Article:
As a houserule, to make things more gritty, we rule that characters who drops below 0 HP lose a HS for the rest of the adventure (as recovering it would require a very long rest and medical support). 
I like both ideas of losing a surge and the diehard model.  Excellent, that's enougth rationalisation for me.  Thanks.
Well, it's a bit of a read, and you already seem satisfied, but I'm going to leave you this link anyway.  It leads to a blog in which the answer is explored.
Seriously, though, you should check out the PbP Haven. You might also like Real Adventures, IF you're cool.
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I prefer the name Heroic Reserves myself. I think it better fits what they represent.
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I love healing surges- one of the aspects that I enjoy in 4th.

Well, it's a bit of a read, and you already seem satisfied, but I'm going to leave you this link anyway.  It leads to a blog in which the answer is explored.

Great read.  D&D has always said hit-points were not lifeforce.  Hit-points is an accumulation of luck, skill etc.  In 1e we said that first level hit-points were the actual physical durability of the character (which is why they were so fragile and why if you got reduced that low you were in trouble and bleeding) and as you went up you got the skill that padded out your survivability. What was sticking in my simulationist mind was the wording "healing surge" and kept picturing healing bubbles around the character.  Which is wrong and my fault.  Fully satisfied with these answers.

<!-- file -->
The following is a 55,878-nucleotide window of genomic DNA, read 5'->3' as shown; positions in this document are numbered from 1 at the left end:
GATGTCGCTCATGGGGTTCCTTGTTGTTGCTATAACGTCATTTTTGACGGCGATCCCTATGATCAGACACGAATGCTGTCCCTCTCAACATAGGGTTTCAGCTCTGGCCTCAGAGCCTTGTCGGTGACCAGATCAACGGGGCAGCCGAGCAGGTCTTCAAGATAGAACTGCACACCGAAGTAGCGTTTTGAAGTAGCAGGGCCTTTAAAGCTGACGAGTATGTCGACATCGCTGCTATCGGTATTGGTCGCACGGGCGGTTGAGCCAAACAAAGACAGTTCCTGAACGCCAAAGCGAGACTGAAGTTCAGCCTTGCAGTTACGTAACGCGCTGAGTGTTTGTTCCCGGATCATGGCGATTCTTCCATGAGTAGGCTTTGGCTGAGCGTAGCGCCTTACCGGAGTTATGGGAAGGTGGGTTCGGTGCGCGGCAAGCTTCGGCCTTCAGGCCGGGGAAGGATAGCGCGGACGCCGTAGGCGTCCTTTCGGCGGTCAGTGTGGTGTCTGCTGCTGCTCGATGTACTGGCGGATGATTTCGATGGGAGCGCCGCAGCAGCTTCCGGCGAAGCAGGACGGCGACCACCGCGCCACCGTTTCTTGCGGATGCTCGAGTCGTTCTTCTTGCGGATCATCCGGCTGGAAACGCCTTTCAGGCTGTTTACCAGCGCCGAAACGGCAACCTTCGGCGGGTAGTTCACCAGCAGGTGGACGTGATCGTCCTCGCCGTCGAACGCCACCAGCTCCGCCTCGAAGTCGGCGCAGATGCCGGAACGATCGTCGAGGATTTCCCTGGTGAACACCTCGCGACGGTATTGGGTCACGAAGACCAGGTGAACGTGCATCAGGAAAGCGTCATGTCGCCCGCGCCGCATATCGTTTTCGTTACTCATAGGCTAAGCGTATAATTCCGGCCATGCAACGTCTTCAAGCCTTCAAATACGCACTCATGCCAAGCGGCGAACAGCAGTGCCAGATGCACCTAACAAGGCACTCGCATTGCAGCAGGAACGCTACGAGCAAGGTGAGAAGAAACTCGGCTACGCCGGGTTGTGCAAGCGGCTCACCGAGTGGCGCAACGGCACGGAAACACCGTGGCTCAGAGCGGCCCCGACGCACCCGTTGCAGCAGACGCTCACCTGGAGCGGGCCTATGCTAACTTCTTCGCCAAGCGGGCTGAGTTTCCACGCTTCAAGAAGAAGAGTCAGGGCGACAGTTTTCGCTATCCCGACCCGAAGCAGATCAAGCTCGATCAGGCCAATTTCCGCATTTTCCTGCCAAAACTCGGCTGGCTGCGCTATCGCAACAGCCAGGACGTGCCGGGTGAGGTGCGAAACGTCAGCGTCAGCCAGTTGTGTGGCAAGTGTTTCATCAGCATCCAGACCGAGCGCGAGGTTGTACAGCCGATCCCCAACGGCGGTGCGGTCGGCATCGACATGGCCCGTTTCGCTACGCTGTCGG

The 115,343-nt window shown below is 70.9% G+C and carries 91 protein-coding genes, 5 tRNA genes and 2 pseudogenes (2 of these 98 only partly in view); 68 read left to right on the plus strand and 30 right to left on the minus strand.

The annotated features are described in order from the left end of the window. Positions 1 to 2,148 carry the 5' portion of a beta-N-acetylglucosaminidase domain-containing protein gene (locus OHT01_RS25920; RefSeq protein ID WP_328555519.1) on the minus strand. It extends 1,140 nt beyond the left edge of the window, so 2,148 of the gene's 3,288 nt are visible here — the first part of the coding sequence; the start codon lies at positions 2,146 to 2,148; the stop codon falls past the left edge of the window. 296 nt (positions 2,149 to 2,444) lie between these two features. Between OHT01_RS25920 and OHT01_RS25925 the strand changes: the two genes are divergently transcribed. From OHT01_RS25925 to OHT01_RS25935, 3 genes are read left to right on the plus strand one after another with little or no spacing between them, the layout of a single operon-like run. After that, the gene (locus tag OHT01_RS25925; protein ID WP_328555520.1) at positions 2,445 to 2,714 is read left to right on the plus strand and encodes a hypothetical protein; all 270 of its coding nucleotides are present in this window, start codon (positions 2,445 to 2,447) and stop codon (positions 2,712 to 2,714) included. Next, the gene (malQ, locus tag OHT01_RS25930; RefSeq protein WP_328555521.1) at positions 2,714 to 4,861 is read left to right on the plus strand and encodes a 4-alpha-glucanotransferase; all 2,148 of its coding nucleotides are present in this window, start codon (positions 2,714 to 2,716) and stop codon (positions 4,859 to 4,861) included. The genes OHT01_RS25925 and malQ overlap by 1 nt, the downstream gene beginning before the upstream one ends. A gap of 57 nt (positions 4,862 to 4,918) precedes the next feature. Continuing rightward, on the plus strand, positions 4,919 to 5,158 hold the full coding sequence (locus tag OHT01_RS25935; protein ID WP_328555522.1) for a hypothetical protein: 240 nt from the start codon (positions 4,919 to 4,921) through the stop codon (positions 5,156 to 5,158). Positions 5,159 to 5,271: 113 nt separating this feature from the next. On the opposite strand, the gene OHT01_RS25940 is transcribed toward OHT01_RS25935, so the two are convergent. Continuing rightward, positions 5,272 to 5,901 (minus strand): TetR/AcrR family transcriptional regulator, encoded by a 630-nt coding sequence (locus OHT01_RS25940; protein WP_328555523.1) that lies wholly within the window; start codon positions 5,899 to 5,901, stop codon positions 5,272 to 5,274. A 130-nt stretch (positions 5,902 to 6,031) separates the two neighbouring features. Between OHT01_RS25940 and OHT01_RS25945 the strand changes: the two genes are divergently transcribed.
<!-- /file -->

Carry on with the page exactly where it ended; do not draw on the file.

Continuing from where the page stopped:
Thanks all.

I prefer the name Heroic Reserves myself. I think it better fits what they represent.

Indeed. Healing Surges aren't really video game based, their more like "plot power".
Has anyone thought of an alternate name/explanation for healing surges that makes more world sense

Stamina, endurance, cardio... basically anything that minimizes fatigue. This concept implies that hits on trained/armored adventurers are at worst minor cuts/bruises... until they start getting too tired to avoid injury very well.

4e is pretty hard on simulationism though.